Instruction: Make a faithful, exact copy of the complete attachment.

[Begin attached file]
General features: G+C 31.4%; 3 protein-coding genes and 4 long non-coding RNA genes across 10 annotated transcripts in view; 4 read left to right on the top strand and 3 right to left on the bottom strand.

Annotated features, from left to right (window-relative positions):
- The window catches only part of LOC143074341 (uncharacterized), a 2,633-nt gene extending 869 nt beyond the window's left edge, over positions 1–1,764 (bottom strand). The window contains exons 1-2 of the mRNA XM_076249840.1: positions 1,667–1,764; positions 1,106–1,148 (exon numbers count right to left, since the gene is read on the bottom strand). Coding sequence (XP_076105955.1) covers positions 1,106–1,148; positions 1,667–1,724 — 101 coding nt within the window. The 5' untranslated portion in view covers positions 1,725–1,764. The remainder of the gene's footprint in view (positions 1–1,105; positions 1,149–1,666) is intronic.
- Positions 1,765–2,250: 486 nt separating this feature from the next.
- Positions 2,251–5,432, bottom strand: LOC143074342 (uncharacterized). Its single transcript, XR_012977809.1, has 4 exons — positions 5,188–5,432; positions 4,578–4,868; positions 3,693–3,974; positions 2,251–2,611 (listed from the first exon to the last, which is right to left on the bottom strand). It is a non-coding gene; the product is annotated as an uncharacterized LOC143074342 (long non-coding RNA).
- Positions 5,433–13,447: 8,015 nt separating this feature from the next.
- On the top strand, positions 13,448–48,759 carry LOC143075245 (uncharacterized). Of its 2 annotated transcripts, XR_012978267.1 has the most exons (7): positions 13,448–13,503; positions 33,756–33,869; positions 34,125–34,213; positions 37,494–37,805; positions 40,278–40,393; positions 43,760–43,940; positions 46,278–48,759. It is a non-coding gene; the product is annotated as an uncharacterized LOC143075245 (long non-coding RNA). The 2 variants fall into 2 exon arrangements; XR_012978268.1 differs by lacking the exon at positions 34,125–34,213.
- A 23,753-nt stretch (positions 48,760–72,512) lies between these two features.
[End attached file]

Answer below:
General features: G+C 31.4%; 3 protein-coding genes and 4 long non-coding RNA genes across 10 annotated transcripts in view; 4 read left to right on the top strand and 3 right to left on the bottom strand.

Annotated features, from left to right (window-relative positions):
- The window catches only part of LOC143074341 (uncharacterized), a 2,633-nt gene extending 869 nt beyond the window's left edge, over positions 1–1,764 (bottom strand). The window contains exons 1-2 of the mRNA XM_076249840.1: positions 1,667–1,764; positions 1,106–1,148 (exon numbers count right to left, since the gene is read on the bottom strand). Coding sequence (XP_076105955.1) covers positions 1,106–1,148; positions 1,667–1,724 — 101 coding nt within the window. The 5' untranslated portion in view covers positions 1,725–1,764. The remainder of the gene's footprint in view (positions 1–1,105; positions 1,149–1,666) is intronic.
- Positions 1,765–2,250: 486 nt separating this feature from the next.
- Positions 2,251–5,432, bottom strand: LOC143074342 (uncharacterized). Its single transcript, XR_012977809.1, has 4 exons — positions 5,188–5,432; positions 4,578–4,868; positions 3,693–3,974; positions 2,251–2,611 (listed from the first exon to the last, which is right to left on the bottom strand). It is a non-coding gene; the product is annotated as an uncharacterized LOC143074342 (long non-coding RNA).
- Positions 5,433–13,447: 8,015 nt separating this feature from the next.
- On the top strand, positions 13,448–48,759 carry LOC143075245 (uncharacterized). Of its 2 annotated transcripts, XR_012978267.1 has the most exons (7): positions 13,448–13,503; positions 33,756–33,869; positions 34,125–34,213; positions 37,494–37,805; positions 40,278–40,393; positions 43,760–43,940; positions 46,278–48,759. It is a non-coding gene; the product is annotated as an uncharacterized LOC143075245 (long non-coding RNA). The 2 variants fall into 2 exon arrangements; XR_012978268.1 differs by lacking the exon at positions 34,125–34,213.
- A 23,753-nt stretch (positions 48,760–72,512) lies between these two features.